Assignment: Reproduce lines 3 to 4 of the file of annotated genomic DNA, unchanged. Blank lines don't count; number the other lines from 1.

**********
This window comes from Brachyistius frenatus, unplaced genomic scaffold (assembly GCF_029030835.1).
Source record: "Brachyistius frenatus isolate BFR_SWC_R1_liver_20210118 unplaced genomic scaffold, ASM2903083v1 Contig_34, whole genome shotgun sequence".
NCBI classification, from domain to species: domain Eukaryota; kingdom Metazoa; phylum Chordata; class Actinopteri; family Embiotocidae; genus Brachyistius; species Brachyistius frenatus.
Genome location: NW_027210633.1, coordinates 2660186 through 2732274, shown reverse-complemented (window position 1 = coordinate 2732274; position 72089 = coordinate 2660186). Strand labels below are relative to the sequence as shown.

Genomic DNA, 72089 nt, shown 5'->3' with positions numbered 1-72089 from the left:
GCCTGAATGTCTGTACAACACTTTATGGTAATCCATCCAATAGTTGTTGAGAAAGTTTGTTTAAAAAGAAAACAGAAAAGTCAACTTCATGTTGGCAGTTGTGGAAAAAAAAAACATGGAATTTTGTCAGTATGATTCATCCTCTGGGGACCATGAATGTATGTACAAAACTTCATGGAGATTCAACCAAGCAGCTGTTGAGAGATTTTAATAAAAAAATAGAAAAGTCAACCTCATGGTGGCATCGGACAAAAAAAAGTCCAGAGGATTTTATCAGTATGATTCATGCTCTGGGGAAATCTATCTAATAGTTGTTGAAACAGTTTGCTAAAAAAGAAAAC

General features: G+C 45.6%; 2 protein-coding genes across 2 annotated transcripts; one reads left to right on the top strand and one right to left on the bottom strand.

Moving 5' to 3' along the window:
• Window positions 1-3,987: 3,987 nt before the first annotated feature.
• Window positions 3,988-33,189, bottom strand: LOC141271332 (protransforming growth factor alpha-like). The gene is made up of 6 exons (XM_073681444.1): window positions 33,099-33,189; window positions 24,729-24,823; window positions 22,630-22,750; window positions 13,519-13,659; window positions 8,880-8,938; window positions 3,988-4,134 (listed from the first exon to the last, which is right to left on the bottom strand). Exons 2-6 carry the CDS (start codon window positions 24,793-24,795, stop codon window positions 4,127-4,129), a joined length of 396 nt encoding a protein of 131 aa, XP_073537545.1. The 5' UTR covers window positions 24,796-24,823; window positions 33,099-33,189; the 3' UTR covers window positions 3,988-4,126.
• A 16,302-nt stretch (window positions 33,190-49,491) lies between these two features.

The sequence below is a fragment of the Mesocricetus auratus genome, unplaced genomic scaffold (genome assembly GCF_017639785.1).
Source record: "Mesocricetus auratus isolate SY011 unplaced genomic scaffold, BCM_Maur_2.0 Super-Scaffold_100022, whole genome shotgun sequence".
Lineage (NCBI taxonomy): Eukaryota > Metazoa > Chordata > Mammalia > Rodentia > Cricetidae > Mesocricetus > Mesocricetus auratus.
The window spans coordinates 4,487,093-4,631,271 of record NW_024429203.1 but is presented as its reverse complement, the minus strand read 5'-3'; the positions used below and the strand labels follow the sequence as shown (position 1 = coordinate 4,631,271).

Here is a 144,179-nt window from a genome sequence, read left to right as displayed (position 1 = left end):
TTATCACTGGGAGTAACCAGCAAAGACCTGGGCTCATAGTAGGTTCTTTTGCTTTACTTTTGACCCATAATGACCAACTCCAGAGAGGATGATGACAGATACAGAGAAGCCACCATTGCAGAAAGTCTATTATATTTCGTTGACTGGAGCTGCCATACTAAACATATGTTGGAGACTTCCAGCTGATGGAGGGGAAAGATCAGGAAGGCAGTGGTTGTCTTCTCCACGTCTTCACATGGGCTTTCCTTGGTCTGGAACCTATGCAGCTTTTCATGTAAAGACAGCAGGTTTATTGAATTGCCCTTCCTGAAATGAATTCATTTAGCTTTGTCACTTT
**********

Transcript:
NCBI classification, from domain to species: domain Eukaryota; kingdom Metazoa; phylum Chordata; class Actinopteri; family Embiotocidae; genus Brachyistius; species Brachyistius frenatus.
Genome location: NW_027210633.1, coordinates 2660186 through 2732274, shown reverse-complemented (window position 1 = coordinate 2732274; position 72089 = coordinate 2660186). Strand labels below are relative to the sequence as shown.